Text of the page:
Hearing the specific word choice, the ordering of ideas, and the tone of voice, the listening poses the question: “Why does he chose to say what he is saying in this manner?” Watching the patient is equally important: “based the hands, the posture, and the facial expression, what is the confidence level contained within his own words? Does he believe his own words or does he seeks attention?” Attention can even be paid to those thoughts and ideas that are skipped, omitted, or briefly touched on by the speaker: “Why did he not say…? Was a thought glanced over for the sake subtly or embarrassment, or maybe because of some unknown fear?” Over time the good listener can begin to uncover the idiosyncratic use of the patient’s language, emotion and movement. It is only at this point where the listener can speak; speak in order to first break down the collapsing building in a safe way and uprooting the unstable foundation.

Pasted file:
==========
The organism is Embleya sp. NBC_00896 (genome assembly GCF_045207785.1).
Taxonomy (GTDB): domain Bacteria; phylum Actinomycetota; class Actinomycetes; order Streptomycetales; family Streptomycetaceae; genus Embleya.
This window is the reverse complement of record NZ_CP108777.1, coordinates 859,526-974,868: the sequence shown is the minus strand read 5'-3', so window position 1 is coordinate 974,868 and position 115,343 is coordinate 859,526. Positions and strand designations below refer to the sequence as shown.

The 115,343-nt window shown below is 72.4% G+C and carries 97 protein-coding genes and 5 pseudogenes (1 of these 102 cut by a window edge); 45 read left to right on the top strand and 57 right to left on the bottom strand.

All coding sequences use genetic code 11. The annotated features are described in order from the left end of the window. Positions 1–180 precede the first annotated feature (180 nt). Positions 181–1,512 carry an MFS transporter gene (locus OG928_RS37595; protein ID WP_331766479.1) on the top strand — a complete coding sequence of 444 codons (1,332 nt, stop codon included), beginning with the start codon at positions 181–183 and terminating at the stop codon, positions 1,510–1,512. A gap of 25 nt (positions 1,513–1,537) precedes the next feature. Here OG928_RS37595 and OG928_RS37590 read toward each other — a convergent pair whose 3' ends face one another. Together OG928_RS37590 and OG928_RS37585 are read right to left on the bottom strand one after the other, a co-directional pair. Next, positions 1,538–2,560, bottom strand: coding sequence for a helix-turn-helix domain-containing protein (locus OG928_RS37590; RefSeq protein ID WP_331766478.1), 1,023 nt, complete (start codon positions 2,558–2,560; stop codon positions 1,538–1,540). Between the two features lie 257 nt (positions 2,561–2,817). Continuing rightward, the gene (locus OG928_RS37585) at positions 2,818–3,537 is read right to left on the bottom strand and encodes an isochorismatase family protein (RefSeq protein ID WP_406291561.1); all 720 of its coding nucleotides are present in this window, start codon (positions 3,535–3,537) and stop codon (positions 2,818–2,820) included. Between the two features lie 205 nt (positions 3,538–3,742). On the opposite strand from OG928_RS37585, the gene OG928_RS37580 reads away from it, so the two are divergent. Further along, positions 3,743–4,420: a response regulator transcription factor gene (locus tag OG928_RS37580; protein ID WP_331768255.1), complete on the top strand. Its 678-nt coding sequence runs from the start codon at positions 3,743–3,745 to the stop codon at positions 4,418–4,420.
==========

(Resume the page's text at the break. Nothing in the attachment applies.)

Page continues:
Seeing, hearing, and detecting the inner unconscious conflicts, the hidden distortions, and the faulty association, is a difficult task that was laid upon us. It is a slow process requiring much time and persistence. Fortunately, along with being the “True Physician,” He is also the perfect teacher-listener.